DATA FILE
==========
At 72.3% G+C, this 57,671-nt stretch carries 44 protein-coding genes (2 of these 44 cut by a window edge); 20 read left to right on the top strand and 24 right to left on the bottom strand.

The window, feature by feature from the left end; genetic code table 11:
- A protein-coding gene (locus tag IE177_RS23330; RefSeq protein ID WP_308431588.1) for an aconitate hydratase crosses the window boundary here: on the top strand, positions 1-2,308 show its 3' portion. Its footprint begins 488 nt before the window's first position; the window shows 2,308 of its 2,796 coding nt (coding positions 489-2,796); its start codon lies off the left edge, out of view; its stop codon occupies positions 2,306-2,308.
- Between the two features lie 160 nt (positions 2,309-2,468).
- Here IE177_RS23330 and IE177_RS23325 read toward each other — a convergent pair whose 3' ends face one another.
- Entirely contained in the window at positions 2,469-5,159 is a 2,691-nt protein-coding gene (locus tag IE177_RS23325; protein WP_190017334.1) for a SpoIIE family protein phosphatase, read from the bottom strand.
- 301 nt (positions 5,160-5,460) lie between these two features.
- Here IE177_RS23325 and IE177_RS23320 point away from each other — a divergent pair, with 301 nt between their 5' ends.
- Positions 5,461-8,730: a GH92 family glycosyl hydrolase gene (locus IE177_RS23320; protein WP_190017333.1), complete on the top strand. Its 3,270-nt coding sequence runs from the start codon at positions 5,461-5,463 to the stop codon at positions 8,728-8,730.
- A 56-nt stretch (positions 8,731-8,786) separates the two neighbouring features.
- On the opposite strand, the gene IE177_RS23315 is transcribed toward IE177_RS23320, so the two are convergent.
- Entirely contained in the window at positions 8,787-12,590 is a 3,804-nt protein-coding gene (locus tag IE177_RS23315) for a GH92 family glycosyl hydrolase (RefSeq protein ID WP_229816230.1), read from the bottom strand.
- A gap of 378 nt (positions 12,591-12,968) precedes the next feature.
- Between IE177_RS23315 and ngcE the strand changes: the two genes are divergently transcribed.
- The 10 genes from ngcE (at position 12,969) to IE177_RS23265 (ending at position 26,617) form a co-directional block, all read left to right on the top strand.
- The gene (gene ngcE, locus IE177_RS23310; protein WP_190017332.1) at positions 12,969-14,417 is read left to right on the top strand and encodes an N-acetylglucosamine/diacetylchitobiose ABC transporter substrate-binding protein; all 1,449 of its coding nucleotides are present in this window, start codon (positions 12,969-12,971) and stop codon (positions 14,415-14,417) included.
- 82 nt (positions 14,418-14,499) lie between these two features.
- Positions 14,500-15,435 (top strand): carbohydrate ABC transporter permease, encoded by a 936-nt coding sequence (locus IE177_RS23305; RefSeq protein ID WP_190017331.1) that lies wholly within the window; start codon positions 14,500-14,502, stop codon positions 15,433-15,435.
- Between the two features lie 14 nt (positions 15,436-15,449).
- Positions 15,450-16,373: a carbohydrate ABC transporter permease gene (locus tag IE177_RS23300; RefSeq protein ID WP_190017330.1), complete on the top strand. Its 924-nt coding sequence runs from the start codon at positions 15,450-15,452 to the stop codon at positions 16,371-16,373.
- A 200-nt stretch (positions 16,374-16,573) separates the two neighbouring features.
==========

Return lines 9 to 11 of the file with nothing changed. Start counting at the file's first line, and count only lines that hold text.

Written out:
- Positions 5,461-8,730: a GH92 family glycosyl hydrolase gene (locus IE177_RS23320; protein WP_190017333.1), complete on the top strand. Its 3,270-nt coding sequence runs from the start codon at positions 5,461-5,463 to the stop codon at positions 8,728-8,730.
- A 56-nt stretch (positions 8,731-8,786) separates the two neighbouring features.
- On the opposite strand, the gene IE177_RS23315 is transcribed toward IE177_RS23320, so the two are convergent.